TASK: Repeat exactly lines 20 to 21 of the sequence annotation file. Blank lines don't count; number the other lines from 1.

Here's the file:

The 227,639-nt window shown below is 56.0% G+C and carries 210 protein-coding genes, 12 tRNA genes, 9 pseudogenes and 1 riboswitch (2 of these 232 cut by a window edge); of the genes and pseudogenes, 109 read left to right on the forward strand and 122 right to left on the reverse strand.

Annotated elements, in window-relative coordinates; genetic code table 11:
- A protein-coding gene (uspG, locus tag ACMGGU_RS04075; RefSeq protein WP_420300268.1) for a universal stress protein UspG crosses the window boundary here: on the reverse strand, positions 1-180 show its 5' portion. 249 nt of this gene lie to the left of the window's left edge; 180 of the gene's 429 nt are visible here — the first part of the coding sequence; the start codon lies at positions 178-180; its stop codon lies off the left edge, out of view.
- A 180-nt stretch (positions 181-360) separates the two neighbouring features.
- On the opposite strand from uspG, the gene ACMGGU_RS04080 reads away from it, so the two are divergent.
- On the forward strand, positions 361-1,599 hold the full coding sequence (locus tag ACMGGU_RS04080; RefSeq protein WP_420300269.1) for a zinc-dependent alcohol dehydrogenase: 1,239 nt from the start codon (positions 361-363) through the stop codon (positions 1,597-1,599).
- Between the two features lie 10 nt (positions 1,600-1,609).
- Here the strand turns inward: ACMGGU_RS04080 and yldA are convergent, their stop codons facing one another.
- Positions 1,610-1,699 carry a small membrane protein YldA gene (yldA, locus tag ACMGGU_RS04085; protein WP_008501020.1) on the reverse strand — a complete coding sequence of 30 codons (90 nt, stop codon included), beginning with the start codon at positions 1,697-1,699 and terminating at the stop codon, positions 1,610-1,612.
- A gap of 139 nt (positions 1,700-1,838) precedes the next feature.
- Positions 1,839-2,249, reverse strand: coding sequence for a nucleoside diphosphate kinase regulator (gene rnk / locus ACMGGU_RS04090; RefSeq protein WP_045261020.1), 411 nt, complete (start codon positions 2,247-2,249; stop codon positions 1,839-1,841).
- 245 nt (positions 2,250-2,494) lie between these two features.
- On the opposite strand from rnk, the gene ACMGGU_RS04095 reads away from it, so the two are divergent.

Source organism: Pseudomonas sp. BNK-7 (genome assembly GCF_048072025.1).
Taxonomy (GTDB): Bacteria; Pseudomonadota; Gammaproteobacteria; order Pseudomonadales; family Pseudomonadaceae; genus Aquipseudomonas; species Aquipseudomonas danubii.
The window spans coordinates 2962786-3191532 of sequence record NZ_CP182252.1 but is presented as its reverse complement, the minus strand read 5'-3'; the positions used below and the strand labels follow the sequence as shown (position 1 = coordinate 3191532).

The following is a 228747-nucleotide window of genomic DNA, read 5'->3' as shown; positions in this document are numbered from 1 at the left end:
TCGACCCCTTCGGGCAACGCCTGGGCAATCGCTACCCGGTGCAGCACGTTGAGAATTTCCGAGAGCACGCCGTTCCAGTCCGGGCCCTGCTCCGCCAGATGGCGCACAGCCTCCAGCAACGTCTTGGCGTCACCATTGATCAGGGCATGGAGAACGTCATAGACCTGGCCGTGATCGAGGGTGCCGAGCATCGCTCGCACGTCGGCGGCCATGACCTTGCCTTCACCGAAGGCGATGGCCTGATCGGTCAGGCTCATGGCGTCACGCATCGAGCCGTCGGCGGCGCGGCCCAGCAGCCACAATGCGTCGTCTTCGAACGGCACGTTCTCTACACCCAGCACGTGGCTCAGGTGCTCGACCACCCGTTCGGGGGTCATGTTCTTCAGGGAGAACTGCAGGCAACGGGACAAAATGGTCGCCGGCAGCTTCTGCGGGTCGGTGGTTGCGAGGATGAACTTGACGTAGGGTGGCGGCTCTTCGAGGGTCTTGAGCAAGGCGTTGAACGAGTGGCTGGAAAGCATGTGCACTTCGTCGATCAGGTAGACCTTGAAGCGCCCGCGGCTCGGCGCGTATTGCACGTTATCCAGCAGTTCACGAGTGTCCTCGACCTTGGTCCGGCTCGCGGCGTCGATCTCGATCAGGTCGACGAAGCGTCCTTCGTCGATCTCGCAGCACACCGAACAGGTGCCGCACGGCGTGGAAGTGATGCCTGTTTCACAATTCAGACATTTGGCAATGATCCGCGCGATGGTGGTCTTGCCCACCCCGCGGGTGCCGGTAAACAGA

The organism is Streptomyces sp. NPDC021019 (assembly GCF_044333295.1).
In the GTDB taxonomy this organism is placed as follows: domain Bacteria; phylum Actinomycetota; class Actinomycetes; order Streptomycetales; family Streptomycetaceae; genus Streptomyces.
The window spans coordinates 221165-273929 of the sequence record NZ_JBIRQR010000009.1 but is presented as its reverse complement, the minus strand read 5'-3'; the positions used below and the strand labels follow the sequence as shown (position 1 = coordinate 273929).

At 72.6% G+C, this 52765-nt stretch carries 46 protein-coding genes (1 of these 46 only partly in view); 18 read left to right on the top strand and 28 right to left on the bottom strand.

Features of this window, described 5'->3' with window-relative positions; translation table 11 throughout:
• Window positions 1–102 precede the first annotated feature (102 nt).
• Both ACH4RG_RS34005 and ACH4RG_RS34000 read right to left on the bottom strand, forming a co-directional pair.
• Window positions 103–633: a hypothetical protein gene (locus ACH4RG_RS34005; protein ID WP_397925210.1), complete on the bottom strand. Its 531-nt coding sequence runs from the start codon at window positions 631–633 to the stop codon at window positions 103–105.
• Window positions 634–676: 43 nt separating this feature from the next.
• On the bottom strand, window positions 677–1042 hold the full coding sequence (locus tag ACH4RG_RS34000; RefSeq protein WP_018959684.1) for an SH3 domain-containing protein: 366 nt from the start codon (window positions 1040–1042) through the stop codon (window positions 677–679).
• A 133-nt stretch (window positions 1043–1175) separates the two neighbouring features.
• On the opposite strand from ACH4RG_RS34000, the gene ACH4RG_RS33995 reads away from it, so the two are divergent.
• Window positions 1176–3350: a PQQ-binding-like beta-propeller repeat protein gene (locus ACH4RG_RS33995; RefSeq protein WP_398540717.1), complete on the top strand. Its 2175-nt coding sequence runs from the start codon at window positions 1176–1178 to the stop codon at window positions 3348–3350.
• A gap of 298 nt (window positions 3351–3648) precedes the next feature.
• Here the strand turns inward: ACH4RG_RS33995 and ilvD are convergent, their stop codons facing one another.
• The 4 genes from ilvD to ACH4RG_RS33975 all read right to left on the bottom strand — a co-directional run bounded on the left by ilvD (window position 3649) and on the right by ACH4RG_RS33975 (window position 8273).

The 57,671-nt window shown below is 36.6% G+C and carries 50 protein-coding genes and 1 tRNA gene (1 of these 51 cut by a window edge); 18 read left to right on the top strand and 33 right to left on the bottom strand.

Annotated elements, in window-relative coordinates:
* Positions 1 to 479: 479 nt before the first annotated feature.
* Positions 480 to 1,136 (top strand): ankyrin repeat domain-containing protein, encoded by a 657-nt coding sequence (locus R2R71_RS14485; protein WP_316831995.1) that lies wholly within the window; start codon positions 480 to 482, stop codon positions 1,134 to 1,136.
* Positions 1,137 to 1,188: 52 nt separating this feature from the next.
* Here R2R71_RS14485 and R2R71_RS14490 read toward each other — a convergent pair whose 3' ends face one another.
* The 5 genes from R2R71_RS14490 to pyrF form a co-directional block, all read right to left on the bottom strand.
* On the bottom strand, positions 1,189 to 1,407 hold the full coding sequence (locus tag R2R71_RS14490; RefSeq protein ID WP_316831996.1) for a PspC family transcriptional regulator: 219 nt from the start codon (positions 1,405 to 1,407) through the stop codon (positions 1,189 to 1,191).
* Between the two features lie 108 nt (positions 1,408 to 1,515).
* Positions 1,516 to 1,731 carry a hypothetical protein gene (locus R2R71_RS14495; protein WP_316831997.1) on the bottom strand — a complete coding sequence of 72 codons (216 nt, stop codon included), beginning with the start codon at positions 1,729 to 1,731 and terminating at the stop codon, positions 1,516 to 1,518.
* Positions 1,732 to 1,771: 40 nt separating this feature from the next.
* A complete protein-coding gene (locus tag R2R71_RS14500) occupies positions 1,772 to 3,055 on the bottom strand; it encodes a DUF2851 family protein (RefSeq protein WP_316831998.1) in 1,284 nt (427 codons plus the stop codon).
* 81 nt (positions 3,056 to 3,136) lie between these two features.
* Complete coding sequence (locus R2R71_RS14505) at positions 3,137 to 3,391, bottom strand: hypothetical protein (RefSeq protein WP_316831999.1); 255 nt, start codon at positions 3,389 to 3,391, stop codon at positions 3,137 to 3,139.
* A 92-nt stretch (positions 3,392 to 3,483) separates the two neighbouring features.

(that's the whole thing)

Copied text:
In the GTDB taxonomy this organism is placed as follows: domain Bacteria; phylum Actinomycetota; class Actinomycetes; order Streptomycetales; family Streptomycetaceae; genus Streptomyces.
The window spans coordinates 221165-273929 of the sequence record NZ_JBIRQR010000009.1 but is presented as its reverse complement, the minus strand read 5'-3'; the positions used below and the strand labels follow the sequence as shown (position 1 = coordinate 273929).